A staff member cleans one of HSBC’s historic lion sculptures ahead of their unveiling outside the bank’s headquarters in Central on October 22. The sculptures were restored after suffering damage during last year’s protests. HSBC has come under increased scrutiny of late amid US sanctions and fears that China might place it on an “unreliable entities” list. Photo: Felix Wong A staff member cleans one of HSBC’s historic lion sculptures ahead of their unveiling outside the bank’s headquarters in Central on October 22. The sculptures were restored after suffering damage during last year’s protests. HSBC has come under increased scrutiny of late amid US sanctions and fears that China might place it on an “unreliable entities” list. Photo: Felix Wong
A staff member cleans one of HSBC’s historic lion sculptures ahead of their unveiling outside the bank’s headquarters in Central on October 22. The sculptures were restored after suffering damage during last year’s protests. HSBC has come under increased scrutiny of late amid US sanctions and fears that China might place it on an “unreliable entities” list. Photo: Felix Wong
Richard Harris
Opinion

Opinion

The View by Richard Harris

Hong Kong as China’s Jersey? How mainland China can still find a use for our city

  • Corporate change is gripping Hong Kong as our integration into China is being accelerated by the coronavirus and the national security law
  • Mainland influence in banking, aviation and other sectors suggests that the Hong Kong economy will be more domestically focused than the global entrepot it once was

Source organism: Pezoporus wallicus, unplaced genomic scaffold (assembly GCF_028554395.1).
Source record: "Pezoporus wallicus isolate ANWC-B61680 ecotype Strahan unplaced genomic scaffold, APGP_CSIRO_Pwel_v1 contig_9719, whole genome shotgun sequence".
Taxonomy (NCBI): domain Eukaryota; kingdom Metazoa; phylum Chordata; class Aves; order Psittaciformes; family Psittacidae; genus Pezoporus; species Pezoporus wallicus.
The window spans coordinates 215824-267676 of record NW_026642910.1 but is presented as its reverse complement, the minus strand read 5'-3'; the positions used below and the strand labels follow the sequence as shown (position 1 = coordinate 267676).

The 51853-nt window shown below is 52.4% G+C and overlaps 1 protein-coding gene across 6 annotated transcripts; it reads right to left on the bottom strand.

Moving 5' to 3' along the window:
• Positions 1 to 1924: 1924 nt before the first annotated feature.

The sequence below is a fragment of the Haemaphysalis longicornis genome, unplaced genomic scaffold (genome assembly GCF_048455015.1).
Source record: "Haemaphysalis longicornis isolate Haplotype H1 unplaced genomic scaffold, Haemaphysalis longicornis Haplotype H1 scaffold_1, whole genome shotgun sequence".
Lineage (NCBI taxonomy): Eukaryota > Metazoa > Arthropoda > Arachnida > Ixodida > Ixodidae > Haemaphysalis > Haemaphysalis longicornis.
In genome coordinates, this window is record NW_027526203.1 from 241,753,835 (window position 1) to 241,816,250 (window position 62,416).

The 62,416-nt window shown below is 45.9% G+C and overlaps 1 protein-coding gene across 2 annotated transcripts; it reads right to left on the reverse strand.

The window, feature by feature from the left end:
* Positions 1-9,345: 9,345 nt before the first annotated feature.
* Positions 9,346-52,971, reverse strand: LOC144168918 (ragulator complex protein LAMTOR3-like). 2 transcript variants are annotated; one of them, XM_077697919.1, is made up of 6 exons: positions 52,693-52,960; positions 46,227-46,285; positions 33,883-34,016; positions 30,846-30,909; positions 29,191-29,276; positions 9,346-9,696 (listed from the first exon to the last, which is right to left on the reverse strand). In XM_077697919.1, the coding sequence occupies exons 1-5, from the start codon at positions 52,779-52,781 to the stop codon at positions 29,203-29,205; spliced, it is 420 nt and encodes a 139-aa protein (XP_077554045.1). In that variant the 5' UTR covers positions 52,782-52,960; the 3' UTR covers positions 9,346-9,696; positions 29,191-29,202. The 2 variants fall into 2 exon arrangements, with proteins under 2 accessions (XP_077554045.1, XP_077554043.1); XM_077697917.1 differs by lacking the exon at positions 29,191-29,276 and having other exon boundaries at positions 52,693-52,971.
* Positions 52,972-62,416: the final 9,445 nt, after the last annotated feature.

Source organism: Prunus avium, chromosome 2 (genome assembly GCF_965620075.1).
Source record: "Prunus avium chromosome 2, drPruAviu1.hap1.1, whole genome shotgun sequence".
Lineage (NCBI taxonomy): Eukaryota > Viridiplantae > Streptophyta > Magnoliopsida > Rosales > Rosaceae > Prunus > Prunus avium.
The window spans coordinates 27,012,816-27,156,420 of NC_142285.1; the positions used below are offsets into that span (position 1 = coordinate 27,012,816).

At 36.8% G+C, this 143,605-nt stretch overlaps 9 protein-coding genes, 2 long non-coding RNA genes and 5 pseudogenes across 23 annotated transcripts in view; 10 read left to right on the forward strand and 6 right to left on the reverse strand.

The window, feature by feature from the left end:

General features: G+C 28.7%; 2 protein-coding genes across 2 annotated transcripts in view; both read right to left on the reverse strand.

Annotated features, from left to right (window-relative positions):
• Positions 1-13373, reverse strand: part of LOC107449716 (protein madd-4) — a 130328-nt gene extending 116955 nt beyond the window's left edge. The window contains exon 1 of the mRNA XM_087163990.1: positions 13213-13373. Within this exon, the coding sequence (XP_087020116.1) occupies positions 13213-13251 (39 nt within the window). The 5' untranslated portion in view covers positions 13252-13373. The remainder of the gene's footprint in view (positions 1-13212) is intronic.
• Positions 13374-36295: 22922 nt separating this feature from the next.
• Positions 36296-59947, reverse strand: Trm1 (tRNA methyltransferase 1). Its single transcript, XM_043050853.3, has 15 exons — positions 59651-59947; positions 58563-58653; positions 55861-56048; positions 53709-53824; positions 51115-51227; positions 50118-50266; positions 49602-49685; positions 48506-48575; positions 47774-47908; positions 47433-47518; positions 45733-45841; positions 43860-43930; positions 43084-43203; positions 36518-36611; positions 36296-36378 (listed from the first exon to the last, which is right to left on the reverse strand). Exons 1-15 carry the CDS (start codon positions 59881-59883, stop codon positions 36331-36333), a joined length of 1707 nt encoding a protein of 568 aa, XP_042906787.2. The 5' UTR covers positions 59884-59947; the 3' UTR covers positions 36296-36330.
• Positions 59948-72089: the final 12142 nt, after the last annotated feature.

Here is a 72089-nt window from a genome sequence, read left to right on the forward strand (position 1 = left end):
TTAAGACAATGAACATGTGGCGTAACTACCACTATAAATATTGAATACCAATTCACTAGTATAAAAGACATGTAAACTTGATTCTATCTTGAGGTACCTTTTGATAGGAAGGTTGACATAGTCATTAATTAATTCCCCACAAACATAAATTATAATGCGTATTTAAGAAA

A staff member cleans one of HSBC’s historic lion sculptures ahead of their unveiling outside the bank’s headquarters in Central on October 22. The sculptures were restored after suffering damage during last year’s protests. HSBC has come under increased scrutiny of late amid US sanctions and fears that China might place it on an “unreliable entities” list. Photo: Felix Wong A staff member cleans one of HSBC’s historic lion sculptures ahead of their unveiling outside the bank’s headquarters in Central on October 22. The sculptures were restored after suffering damage during last year’s protests. HSBC has come under increased scrutiny of late amid US sanctions and fears that China might place it on an “unreliable entities” list. Photo: Felix Wong
A staff member cleans one of HSBC’s historic lion sculptures ahead of their unveiling outside the bank’s headquarters in Central on October 22. The sculptures were restored after suffering damage during last year’s protests. HSBC has come under increased scrutiny of late amid US sanctions and fears that China might place it on an “unreliable entities” list. Photo: Felix Wong
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